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COVER STORY : Shock Value : Politics: Defiant Culver City Mayor Albert Vera charges forward with his plan to bring low-cost electricity to residents. But his proposal also has generated heat from officials at Southern California Edison.


As he walks between the rows of olive trees, Albert Vera reaches up and plucks off one of the green, acorn-sized fruits, then places it carefully atop a bucket heaping with olives picked by a field hand.

"Let's pick those trees over there next," he says to the foreman, motioning to a section of trees in the distance.

In the tiny town of Lindsay, about 45 minutes north of Bakersfield, Vera is owner and lord of an olive fiefdom consisting of 26 ranches, thousands of acres, a country bungalow, several dogs, even some rare white peacocks.

He is every bit the no-nonsense boss. When he bought his first olive ranch, Vera knew nothing about growing olives--only that he wanted to be in the business. Now he is the area's largest landowner and one of its biggest olive producers, locals say. Says Vera: "If you tell me I can't do something, by God I'll learn how to do it."

It's this defiant, straight-ahead style that, as mayor of Culver City, Vera has displayed in his drive to have the city take over local electric service from Southern California Edison.

Vera has argued for over a year that Culver City should create a city-run utility to lower electric rates for its residents. Says Vera: "Edison has made millions off rate payers. I want the profits to remain in the cities." Recently, he has been urging eight area cities--Culver City included--to collectively demand rate reductions from Edison and consider creating a joint agency to purchase electricity.

But Vera's vision of a city-owned utility has angered Edison, and the giant power provider has its share of allies in Culver City. Critics call the mayor's proposal half-baked. Vera's single-minded approach may work wonders in the olive groves, they say, but it could cause major problems in an area as complicated as municipal electric service.

"He's got a lot of ideas. He seems to come up with a new one every week, but he doesn't think about them enough before he presents them," says Ed Little, a former City Council member who is still active in Culver City politics. "People are afraid that the city can't run its own utility efficiently, yet Albert is like a bulldog when he gets an idea in his head."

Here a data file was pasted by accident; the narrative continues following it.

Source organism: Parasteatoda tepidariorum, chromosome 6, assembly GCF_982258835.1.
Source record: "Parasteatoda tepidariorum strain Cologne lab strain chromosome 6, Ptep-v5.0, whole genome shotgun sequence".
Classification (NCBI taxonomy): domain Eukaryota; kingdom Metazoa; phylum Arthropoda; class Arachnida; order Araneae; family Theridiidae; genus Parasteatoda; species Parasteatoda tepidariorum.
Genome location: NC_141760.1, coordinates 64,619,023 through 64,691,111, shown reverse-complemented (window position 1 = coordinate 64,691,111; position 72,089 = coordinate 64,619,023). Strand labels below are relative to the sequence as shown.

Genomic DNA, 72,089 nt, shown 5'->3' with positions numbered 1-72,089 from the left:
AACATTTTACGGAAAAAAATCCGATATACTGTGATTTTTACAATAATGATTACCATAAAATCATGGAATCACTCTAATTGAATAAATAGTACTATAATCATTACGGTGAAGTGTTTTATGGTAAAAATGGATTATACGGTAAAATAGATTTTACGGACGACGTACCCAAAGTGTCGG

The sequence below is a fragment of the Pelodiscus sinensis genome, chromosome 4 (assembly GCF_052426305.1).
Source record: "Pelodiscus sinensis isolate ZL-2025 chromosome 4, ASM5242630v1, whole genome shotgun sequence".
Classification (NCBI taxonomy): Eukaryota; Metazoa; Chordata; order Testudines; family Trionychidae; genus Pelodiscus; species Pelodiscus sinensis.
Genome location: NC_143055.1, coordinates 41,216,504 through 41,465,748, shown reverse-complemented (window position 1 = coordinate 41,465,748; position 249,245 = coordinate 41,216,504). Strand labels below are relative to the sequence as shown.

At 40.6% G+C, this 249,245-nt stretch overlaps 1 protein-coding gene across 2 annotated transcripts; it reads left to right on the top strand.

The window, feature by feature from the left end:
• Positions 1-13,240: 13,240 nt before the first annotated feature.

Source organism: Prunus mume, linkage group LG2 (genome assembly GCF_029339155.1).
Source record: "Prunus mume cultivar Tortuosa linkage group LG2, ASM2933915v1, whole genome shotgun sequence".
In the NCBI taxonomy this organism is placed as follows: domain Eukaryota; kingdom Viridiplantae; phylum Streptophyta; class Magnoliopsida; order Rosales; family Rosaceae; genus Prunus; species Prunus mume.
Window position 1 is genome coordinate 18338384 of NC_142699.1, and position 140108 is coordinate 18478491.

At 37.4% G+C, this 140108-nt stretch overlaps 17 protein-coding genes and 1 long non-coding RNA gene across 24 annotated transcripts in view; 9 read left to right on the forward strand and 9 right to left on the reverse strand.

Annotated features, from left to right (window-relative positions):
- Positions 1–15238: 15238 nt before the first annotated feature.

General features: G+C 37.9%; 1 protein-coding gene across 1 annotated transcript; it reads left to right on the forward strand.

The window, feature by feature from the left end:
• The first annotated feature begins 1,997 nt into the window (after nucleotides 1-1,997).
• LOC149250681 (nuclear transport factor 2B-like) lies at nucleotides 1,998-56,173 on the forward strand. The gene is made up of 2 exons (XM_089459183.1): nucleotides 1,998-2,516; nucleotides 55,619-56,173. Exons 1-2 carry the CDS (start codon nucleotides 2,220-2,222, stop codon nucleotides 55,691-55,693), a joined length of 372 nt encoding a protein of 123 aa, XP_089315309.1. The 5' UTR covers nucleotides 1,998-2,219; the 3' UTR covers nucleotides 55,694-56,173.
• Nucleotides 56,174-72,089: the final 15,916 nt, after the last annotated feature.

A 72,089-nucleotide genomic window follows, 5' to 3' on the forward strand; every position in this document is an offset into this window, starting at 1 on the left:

Vera, who was first elected to the Culver City City Council in 1992, acknowledges that he often feels frustrated with the inertia of politics.

"By yourself, you can do things and get them done, but in politics you have to discuss everything and by the time you're done, you get disgusted with it," says Vera, who, in addition to olive growing, has owned and operated Sorrento's Deli in Culver City since 1963. "I'm used in life to doing things, accomplishing things."

Waiting for things to happen never has been Vera's style. If it were, his rags-to-riches story might have read quite differently.

In 1950, at age 15, he arrived in New York from a small town near Naples, Italy. Vera came as an American citizen--his mother was born in the United States, but moved to Italy before he was born. During his first year in this country, he moved with an aunt to Culver City, where he has lived ever since.

He spoke no English, had no money, and wanted desperately to go home, he says. "Every time I opened my mouth, people laughed at me," he recalls.

It did not take him long to learn English, although he retains a heavy Italian accent. Nor did it take him long to make his way in business. In 1962, he bought a white van and started a refrigerated deli on wheels. Vera drove a two-week circuit from Culver City down to San Diego and then up to San Jose, making home deliveries of fresh mozzarella and other deli items to customers.

Soon after starting his portable deli, he married his wife, Ursula, a native of Germany, and together they opened Sorrento's Deli. The shop still stands in the same Sepulveda Boulevard location, though it is twice as large as the original store.

It was while he was driving through the San Joaquin Valley that Vera decided to get into the olive business. He bought his first ranch in the early 1960s. Clueless about farming, Vera called professors of agriculture at several California universities for information.

Now he produces between 1,200 and 1,500 tons of olives annually, bottling some whole and crushing some for olive oil. He sells both products under a private label, Vera Ranches, at his own store and through distributors. He also sells Italian coffee and wine under his own label.

At least twice a week, Vera makes the 3 1/2-hour trip to Lindsay, most of the driving time spent on a cellular phone conducting his business as mayor--talking to reporters, getting updates on projects, responding to complaints from city residents. On one recent afternoon, he was behind the counter at Sorrento's, serving up sandwiches and conversation. There, too, he talks city politics with the locals--and contributes to numerous causes.

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